What You Need to Know About This Common Skin Condition and the Rosacea Treatment Options Available
If you’re struggling with red, bumpy skin, you might have rosacea. Rosacea is a chronic skin condition that most commonly occurs on the face—including the cheeks, nose, chin, and forehead. It also sometimes appears on or around the eyes—known as ocular rosacea—causing burning, stinging, dryness, light sensitivity, blurred vision, and watery, bloodshot eyes. For many, rosacea is a source of embarrassment and low self-esteem, but it doesn’t have to be. Many adults have rosacea, and there are several rosacea treatment options available to reduce the symptoms. Speak with Dr. Caroline Tosoni to see which treatment is best for you.
The initial signs of rosacea include occasional redness or blushing. But as time passes, the redness can become more persistent and visible.
Other symptoms include:
- Tiny pimples;
- Enlarged blood vessels;
- Burning, stinging, flushing or itching; and,
- Rhinophyma—the skin tissue of the nose becomes bumpy, thick, and swollen.
These symptoms and the severity vary for each person. Rhinophyma is a rare symptom that only occurs if the rosacea is left untreated. It is also more common in men than women.
Although a specific cause for rosacea has yet to be found, both genetic and environmental factors are at play in cases of rosacea, including:
- A weakened immune system;
- A family history;
- Fair skin;
- Chronic sun exposure; or,
- A skin mite (also called derma mites) that blocks oil glands and causes inflammation.
There are common lifestyle factors that can trigger rosacea flare-ups. Since everyone’s condition is different, it’s important to keep track of these factors to determine which ones affect you most prominently.
Products such as abrasives, alcohols, fragrances, and other irritants that will aggravate sensitive and dry skin of those who suffer from rosacea.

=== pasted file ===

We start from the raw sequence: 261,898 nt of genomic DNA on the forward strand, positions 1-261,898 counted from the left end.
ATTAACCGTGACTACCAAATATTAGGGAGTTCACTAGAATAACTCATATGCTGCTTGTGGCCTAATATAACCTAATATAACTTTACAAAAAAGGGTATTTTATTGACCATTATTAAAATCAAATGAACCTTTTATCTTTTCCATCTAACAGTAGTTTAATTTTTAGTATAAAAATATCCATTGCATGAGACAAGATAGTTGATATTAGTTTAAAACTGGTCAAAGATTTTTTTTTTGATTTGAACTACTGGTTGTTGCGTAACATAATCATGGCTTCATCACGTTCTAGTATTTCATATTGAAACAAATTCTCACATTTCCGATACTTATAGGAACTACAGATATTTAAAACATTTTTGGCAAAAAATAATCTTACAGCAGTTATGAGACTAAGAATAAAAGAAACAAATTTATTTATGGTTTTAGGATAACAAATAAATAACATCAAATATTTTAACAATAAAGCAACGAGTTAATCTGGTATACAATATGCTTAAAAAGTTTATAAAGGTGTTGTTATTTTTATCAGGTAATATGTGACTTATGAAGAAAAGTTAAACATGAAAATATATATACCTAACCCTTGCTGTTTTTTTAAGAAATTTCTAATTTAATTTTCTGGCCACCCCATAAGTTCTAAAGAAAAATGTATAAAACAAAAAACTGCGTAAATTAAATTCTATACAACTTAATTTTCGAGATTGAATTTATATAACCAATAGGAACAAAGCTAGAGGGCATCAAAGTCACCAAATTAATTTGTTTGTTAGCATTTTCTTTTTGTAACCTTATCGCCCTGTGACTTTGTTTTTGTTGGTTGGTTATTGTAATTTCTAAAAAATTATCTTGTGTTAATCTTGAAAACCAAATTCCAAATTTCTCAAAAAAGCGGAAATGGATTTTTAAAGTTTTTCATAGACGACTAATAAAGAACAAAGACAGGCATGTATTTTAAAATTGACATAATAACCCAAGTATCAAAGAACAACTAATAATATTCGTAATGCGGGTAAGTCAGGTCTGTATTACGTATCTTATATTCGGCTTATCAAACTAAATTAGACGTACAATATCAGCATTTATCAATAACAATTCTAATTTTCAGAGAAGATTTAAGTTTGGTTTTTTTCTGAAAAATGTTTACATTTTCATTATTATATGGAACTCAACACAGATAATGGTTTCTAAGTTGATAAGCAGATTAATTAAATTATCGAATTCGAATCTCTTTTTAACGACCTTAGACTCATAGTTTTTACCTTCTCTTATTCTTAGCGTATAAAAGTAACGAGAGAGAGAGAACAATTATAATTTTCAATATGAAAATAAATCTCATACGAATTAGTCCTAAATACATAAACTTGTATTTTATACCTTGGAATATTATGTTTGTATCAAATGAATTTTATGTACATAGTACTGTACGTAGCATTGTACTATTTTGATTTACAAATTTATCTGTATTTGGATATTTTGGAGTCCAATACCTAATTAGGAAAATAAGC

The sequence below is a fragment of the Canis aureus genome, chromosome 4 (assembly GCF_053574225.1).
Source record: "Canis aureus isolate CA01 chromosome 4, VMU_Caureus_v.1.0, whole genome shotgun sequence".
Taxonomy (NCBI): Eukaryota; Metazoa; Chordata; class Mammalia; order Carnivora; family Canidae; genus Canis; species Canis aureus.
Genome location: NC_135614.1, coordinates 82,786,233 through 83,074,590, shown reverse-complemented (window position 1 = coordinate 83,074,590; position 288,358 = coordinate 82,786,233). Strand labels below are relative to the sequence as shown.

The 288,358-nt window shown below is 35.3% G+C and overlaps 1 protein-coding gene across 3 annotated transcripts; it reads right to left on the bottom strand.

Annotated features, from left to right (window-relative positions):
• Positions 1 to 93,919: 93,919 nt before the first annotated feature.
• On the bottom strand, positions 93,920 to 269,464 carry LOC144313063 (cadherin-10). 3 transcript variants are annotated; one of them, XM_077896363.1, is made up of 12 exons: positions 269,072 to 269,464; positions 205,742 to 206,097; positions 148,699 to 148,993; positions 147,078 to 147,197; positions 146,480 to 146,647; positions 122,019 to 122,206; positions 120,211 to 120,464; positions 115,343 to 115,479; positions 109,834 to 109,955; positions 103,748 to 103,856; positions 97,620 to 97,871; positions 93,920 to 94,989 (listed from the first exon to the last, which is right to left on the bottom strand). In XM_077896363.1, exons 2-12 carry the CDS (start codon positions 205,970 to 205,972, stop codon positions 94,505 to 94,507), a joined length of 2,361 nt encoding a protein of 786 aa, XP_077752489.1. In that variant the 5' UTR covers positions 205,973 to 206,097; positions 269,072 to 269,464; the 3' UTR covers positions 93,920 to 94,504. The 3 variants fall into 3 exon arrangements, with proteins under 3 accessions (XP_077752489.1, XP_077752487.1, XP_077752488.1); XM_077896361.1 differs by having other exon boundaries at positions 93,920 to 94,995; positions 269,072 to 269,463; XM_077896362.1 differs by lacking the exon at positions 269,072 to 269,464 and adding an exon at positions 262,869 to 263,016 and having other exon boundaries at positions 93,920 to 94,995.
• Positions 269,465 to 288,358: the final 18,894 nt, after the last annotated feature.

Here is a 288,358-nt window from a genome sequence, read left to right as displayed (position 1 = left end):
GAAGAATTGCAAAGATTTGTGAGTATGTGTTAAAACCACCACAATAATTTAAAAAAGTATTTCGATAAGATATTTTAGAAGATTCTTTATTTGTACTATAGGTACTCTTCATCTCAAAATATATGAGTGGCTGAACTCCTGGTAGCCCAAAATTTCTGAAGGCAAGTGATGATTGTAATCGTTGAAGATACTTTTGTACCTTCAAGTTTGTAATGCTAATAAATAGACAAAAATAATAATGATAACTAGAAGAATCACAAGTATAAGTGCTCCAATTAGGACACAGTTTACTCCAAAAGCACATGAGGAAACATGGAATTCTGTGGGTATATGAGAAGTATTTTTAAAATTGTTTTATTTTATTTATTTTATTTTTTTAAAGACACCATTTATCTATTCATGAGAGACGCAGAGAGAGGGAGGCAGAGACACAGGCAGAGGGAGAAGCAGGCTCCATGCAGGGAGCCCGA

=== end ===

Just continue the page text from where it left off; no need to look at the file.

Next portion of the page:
Vigorous, high-intensity exercise can cause the body to overheat and trigger symptoms. Try to keep cool or avoid high-intensity workouts by spreading them out over a longer time.
Whether it’s extremely hot, cold, humid, dry, or windy, any extreme temperatures can trigger rosacea flare-ups. Always keep your skin moisturized and avoid prolonged exposure to the elements.
Food and Drinks:
- Thermally hot soups and drinks;
- Caffeinated beverages;
- Spicy seasonings; and,
- Alcohol—most notably, red wine.
Some drugs cause vasodilation—enlarge blood vessels—such as ACE-inhibitors and cholesterol-lowering medications (i.e. niacin). Prescription cortisone creams can also worsen symptoms if used for a prolonged amount of time.
High-stress levels are associated with rosacea flare-ups; try to reduce the feelings of stress to keep these flare-ups to a minimum. Simple breathing exercises, getting enough sleep, eating well, and exercising can all help to reduce symptoms of stress.
Although there is no permanent cure for rosacea, there are skin treatments and lifestyle changes that can reduce the symptoms. Visit DR. Caroline Tosoni to determine which course of treatment is best for you. The following are some of the most frequent treatments used:
- Oral Prescription medication such as Apprilon;
- Topical creams (Rosiver, Onreltea or Finacea);
- Light therapy—using an intense pulse light (IPL) to reduce the size of blood vessels;
- Laser therapy – with various vascular lasers such as Laser Genesis or Excel-V to minimize the redness and eliminate broken facial veins;
- Cosmetic surgery for rhinophyma to reduce tissue overgrowth; and,
- Camouflage makeup—for those who wish to cover up the redness. There are green-tinted makeup products that contribute to reducing the appearance of rosacea.
While these treatments are not a cure for rosacea, you can certainly reduce the symptoms and appearance of the condition. Consult with Dr. Tosoni about a rosacea treatment plan so you can reduce the redness and other uncomfortable symptoms, and start feeling better about your skin.